In Iroquois culture, three of the most important foods were squash, corn and beans, often referred to as "the three sisters." These vegetables sustained Iroquois life both spiritually and physically; numerous Iroquois festivals celebrated these staples.
The Iroquois produced much of their diet by farming the three foods. Iroquois men were responsible for clearing the fields, while Iroquois women planted the seeds. Iroquois women would use wooden spades to make small mounds, where they would plant roughly 10 seeds. These mounds protected the seeds from harsh weather and cold temperatures. The Iroquois often made flat bread, pudding or soup from their corn harvests.
Other Iroquois foods came from the wild. Women and children often foraged for wild nuts, fruits, berries and vegetables such as mushrooms and root vegetables. The Iroquois also used bird and turtle eggs in their cooking, as well as clams and oysters.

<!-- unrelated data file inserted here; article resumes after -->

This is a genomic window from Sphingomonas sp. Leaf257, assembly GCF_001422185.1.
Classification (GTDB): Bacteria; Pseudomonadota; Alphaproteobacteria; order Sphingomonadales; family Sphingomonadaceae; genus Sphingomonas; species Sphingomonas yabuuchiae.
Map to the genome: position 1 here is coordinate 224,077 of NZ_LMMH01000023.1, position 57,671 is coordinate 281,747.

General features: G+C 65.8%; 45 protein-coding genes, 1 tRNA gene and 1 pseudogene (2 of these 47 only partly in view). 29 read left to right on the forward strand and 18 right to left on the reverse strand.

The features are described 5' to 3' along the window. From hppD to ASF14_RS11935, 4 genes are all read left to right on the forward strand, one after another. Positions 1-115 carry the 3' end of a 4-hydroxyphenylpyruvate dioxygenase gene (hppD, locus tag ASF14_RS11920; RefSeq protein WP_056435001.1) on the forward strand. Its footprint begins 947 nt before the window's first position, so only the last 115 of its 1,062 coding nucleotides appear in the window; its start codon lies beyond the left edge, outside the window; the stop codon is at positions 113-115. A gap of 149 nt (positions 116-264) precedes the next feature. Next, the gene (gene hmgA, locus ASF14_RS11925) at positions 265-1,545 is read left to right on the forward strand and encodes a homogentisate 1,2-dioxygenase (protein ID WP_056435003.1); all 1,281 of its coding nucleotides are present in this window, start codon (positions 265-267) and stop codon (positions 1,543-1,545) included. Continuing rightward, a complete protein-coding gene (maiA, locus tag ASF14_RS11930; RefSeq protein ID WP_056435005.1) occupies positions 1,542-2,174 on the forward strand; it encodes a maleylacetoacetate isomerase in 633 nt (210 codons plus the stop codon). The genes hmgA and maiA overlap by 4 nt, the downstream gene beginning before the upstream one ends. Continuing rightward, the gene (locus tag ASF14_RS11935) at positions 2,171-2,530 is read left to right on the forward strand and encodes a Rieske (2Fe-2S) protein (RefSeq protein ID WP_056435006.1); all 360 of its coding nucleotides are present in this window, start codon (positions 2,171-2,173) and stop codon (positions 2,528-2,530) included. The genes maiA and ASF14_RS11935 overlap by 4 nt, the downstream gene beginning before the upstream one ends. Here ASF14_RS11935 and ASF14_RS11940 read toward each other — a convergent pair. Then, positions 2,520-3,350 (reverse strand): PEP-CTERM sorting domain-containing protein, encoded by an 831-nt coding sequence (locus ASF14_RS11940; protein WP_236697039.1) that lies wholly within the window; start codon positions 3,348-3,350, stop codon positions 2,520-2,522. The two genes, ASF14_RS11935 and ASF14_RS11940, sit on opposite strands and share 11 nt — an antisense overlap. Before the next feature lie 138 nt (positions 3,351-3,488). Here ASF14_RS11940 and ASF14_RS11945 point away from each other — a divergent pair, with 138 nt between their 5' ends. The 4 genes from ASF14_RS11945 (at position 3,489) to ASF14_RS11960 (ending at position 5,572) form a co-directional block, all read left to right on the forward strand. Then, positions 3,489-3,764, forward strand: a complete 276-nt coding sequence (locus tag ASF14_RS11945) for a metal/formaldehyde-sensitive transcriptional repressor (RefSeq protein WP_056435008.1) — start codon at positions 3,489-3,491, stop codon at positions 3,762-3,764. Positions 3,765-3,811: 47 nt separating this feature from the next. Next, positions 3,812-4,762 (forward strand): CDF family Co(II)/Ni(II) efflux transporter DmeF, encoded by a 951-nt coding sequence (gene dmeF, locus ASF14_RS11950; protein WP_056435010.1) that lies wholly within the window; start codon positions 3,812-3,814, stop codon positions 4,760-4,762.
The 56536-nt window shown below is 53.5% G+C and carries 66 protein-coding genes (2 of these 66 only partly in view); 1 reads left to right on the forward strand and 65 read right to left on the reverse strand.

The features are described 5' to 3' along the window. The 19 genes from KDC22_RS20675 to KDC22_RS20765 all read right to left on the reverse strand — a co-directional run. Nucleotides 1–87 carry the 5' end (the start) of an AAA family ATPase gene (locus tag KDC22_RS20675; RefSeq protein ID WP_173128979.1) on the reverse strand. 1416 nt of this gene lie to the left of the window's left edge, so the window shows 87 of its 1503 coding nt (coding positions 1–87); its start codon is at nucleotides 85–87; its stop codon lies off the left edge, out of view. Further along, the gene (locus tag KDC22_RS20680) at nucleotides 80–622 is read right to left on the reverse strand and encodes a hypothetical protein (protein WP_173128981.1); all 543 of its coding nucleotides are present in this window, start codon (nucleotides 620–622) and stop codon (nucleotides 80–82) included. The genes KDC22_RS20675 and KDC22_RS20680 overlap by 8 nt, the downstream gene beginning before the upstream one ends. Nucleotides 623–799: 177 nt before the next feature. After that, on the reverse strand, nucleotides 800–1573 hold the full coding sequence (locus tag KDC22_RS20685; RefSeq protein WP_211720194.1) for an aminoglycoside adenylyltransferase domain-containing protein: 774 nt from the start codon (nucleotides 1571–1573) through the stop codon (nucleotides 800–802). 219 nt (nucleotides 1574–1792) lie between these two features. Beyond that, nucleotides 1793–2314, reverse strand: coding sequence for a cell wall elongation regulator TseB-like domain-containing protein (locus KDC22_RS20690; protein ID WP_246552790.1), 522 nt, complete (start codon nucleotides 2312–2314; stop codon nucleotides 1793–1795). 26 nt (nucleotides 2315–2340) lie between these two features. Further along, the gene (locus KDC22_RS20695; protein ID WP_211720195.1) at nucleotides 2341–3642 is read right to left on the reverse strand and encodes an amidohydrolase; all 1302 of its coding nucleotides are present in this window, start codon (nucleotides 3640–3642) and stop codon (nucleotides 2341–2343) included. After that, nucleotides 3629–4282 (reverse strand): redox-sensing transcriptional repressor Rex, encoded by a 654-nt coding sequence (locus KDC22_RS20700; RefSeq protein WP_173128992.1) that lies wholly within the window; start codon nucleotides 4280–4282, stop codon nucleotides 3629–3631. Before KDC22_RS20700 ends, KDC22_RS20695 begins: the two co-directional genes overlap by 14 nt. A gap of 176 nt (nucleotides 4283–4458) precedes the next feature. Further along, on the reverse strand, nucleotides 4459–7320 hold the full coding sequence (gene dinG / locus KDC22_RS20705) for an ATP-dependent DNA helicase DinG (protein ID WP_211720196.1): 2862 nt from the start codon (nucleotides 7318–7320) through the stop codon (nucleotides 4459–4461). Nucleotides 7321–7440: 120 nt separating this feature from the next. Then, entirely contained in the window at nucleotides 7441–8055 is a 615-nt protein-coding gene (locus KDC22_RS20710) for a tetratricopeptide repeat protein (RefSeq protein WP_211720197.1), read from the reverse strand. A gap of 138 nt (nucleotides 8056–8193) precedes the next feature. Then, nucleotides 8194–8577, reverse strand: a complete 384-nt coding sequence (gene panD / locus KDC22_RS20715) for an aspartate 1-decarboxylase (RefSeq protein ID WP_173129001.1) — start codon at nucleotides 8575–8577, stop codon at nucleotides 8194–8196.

Many Iroquois men were responsible for hunting to provide the tribe with meat. Some of the most widely-hunted animals included turkeys, black bear, elk, deer and rabbits. The Iroquois women cooked whatever meat was brought back from the hunt and shared it among the tribe. In the spring, Iroquois also caught fish using large nets.